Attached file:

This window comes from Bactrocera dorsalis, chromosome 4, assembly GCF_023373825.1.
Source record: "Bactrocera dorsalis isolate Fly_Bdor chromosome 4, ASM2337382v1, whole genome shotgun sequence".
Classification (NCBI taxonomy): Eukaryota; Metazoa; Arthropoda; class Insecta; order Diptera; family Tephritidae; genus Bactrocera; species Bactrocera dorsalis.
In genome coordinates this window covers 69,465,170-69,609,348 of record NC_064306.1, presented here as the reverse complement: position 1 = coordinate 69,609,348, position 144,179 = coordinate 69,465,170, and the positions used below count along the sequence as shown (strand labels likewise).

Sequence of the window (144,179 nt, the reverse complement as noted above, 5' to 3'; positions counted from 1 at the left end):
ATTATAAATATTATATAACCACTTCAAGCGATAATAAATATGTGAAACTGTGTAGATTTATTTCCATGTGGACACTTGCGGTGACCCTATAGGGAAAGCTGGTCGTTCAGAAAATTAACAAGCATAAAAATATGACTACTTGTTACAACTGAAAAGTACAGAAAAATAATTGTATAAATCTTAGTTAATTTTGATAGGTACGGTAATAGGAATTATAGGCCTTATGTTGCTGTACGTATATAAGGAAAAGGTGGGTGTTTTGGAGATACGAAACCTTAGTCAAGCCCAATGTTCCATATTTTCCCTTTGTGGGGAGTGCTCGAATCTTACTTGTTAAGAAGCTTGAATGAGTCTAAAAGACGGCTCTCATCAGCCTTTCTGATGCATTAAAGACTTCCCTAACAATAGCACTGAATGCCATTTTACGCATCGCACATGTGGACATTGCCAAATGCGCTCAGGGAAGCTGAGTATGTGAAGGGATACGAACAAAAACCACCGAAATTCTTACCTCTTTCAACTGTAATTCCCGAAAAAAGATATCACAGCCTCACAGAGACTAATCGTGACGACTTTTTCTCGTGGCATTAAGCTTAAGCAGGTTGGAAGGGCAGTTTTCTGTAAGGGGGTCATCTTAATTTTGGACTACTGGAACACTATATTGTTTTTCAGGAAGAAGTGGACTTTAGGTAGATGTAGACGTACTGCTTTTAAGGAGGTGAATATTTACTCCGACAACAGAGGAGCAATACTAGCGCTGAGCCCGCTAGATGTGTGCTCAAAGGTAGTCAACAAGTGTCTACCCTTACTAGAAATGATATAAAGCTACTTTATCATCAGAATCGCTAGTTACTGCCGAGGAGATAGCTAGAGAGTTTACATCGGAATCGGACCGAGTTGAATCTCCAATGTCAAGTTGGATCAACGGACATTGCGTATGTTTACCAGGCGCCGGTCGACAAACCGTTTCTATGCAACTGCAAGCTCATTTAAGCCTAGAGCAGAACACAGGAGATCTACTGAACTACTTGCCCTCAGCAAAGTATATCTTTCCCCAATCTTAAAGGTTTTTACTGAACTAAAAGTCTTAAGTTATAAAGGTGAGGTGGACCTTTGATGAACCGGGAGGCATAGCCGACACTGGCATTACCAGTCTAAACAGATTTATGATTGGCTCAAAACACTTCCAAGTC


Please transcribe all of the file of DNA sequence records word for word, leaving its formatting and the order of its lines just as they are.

This window comes from Bactrocera dorsalis, chromosome 4, assembly GCF_023373825.1.
Source record: "Bactrocera dorsalis isolate Fly_Bdor chromosome 4, ASM2337382v1, whole genome shotgun sequence".
Classification (NCBI taxonomy): Eukaryota; Metazoa; Arthropoda; class Insecta; order Diptera; family Tephritidae; genus Bactrocera; species Bactrocera dorsalis.
In genome coordinates this window covers 69,465,170-69,609,348 of record NC_064306.1, presented here as the reverse complement: position 1 = coordinate 69,609,348, position 144,179 = coordinate 69,465,170, and the positions used below count along the sequence as shown (strand labels likewise).

Sequence of the window (144,179 nt, the reverse complement as noted above, 5' to 3'; positions counted from 1 at the left end):
ATTATAAATATTATATAACCACTTCAAGCGATAATAAATATGTGAAACTGTGTAGATTTATTTCCATGTGGACACTTGCGGTGACCCTATAGGGAAAGCTGGTCGTTCAGAAAATTAACAAGCATAAAAATATGACTACTTGTTACAACTGAAAAGTACAGAAAAATAATTGTATAAATCTTAGTTAATTTTGATAGGTACGGTAATAGGAATTATAGGCCTTATGTTGCTGTACGTATATAAGGAAAAGGTGGGTGTTTTGGAGATACGAAACCTTAGTCAAGCCCAATGTTCCATATTTTCCCTTTGTGGGGAGTGCTCGAATCTTACTTGTTAAGAAGCTTGAATGAGTCTAAAAGACGGCTCTCATCAGCCTTTCTGATGCATTAAAGACTTCCCTAACAATAGCACTGAATGCCATTTTACGCATCGCACATGTGGACATTGCCAAATGCGCTCAGGGAAGCTGAGTATGTGAAGGGATACGAACAAAAACCACCGAAATTCTTACCTCTTTCAACTGTAATTCCCGAAAAAAGATATCACAGCCTCACAGAGACTAATCGTGACGACTTTTTCTCGTGGCATTAAGCTTAAGCAGGTTGGAAGGGCAGTTTTCTGTAAGGGGGTCATCTTAATTTTGGACTACTGGAACACTATATTGTTTTTCAGGAAGAAGTGGACTTTAGGTAGATGTAGACGTACTGCTTTTAAGGAGGTGAATATTTACTCCGACAACAGAGGAGCAATACTAGCGCTGAGCCCGCTAGATGTGTGCTCAAAGGTAGTCAACAAGTGTCTACCCTTACTAGAAATGATATAAAGCTACTTTATCATCAGAATCGCTAGTTACTGCCGAGGAGATAGCTAGAGAGTTTACATCGGAATCGGACCGAGTTGAATCTCCAATGTCAAGTTGGATCAACGGACATTGCGTATGTTTACCAGGCGCCGGTCGACAAACCGTTTCTATGCAACTGCAAGCTCATTTAAGCCTAGAGCAGAACACAGGAGATCTACTGAACTACTTGCCCTCAGCAAAGTATATCTTTCCCCAATCTTAAAGGTTTTTACTGAACTAAAAGTCTTAAGTTATAAAGGTGAGGTGGACCTTTGATGAACCGGGAGGCATAGCCGACACTGGCATTACCAGTCTAAACAGATTTATGATTGGCTCAAAACACTTCCAAGTC